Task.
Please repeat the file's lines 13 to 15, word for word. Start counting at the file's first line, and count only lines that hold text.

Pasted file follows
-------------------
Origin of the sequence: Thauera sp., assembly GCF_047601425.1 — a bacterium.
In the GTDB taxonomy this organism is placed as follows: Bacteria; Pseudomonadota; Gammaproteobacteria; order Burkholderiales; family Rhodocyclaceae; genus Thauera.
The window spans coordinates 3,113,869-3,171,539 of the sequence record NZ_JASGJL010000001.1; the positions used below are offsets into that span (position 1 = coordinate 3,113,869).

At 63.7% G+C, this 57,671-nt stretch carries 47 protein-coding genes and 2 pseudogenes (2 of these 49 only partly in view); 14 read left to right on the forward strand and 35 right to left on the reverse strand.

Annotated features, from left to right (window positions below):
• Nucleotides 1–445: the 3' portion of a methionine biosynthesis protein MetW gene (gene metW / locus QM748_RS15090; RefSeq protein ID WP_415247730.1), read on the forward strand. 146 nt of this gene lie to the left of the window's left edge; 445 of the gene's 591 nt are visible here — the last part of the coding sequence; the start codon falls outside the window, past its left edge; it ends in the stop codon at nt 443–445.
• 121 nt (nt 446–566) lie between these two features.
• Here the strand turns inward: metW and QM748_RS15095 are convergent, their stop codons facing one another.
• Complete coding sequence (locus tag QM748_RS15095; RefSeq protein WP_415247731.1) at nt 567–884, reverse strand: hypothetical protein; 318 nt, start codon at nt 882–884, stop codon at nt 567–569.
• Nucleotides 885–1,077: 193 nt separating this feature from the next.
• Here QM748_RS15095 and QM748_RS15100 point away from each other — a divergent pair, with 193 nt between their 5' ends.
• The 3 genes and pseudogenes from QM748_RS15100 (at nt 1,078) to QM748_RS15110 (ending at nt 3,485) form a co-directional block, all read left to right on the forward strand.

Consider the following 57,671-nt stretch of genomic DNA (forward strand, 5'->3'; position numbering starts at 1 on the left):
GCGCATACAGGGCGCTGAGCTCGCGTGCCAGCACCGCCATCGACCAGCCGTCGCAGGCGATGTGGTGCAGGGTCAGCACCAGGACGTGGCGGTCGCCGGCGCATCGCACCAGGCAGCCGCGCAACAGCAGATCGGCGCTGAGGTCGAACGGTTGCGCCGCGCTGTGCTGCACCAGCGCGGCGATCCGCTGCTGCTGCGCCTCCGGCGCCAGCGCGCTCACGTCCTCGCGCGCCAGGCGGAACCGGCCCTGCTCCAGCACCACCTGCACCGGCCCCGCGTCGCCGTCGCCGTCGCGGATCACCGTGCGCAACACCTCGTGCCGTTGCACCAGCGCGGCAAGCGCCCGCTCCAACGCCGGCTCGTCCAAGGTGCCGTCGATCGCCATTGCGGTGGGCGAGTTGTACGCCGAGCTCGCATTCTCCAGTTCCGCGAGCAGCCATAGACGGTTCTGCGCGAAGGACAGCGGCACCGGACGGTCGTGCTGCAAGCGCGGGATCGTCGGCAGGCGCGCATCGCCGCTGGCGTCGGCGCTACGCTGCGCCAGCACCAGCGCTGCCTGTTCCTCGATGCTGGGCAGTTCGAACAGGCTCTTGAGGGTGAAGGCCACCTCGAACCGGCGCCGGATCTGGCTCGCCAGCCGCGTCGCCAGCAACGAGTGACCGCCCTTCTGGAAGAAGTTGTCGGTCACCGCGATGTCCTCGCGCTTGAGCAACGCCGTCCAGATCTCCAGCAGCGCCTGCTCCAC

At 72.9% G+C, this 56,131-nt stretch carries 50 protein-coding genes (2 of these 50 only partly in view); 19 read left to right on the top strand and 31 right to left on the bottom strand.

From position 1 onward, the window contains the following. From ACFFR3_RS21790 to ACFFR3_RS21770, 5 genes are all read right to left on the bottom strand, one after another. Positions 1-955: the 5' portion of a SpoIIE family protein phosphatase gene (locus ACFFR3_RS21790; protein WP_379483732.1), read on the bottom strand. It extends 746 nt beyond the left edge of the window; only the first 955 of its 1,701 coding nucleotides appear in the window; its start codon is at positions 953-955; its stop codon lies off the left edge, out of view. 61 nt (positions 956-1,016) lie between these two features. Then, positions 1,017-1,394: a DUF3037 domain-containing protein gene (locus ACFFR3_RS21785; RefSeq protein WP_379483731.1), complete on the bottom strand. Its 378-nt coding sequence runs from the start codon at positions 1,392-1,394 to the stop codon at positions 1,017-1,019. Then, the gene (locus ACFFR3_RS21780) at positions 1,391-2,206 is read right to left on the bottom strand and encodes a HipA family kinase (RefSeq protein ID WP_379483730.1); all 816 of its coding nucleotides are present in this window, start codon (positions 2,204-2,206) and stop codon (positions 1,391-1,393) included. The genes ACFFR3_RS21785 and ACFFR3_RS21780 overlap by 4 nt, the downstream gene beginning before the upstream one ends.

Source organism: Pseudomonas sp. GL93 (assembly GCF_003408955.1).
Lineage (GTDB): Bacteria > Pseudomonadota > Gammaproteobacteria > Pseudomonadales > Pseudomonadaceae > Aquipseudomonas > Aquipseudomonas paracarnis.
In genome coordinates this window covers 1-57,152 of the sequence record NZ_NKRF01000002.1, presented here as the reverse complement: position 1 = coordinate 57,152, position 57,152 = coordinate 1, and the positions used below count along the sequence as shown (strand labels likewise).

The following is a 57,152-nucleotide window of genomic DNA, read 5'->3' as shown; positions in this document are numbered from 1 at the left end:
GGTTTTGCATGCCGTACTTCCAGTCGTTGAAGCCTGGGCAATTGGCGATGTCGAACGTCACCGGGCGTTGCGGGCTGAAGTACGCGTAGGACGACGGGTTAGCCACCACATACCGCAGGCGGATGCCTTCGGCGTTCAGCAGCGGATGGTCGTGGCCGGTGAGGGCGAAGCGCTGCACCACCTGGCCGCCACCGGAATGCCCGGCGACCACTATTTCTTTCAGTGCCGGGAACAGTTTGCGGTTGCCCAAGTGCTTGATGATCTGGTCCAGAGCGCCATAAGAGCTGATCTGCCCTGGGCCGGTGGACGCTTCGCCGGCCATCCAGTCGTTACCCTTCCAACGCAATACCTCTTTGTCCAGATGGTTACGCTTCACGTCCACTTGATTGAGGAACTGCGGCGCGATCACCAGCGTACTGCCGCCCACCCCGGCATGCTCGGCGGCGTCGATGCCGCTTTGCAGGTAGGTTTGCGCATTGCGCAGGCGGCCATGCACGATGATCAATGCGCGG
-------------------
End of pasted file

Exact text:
Consider the following 57,671-nt stretch of genomic DNA (forward strand, 5'->3'; position numbering starts at 1 on the left):
GCGCATACAGGGCGCTGAGCTCGCGTGCCAGCACCGCCATCGACCAGCCGTCGCAGGCGATGTGGTGCAGGGTCAGCACCAGGACGTGGCGGTCGCCGGCGCATCGCACCAGGCAGCCGCGCAACAGCAGATCGGCGCTGAGGTCGAACGGTTGCGCCGCGCTGTGCTGCACCAGCGCGGCGATCCGCTGCTGCTGCGCCTCCGGCGCCAGCGCGCTCACGTCCTCGCGCGCCAGGCGGAACCGGCCCTGCTCCAGCACCACCTGCACCGGCCCCGCGTCGCCGTCGCCGTCGCGGATCACCGTGCGCAACACCTCGTGCCGTTGCACCAGCGCGGCAAGCGCCCGCTCCAACGCCGGCTCGTCCAAGGTGCCGTCGATCGCCATTGCGGTGGGCGAGTTGTACGCCGAGCTCGCATTCTCCAGTTCCGCGAGCAGCCATAGACGGTTCTGCGCGAAGGACAGCGGCACCGGACGGTCGTGCTGCAAGCGCGGGATCGTCGGCAGGCGCGCATCGCCGCTGGCGTCGGCGCTACGCTGCGCCAGCACCAGCGCTGCCTGTTCCTCGATGCTGGGCAGTTCGAACAGGCTCTTGAGGGTGAAGGCCACCTCGAACCGGCGCCGGATCTGGCTCGCCAGCCGCGTCGCCAGCAACGAGTGACCGCCCTTCTGGAAGAAGTTGTCGGTCACCGCGATGTCCTCGCGCTTGAGCAACGCCGTCCAGATCTCCAGCAGCGCCTGCTCCAC

At 72.9% G+C, this 56,131-nt stretch carries 50 protein-coding genes (2 of these 50 only partly in view); 19 read left to right on the top strand and 31 right to left on the bottom strand.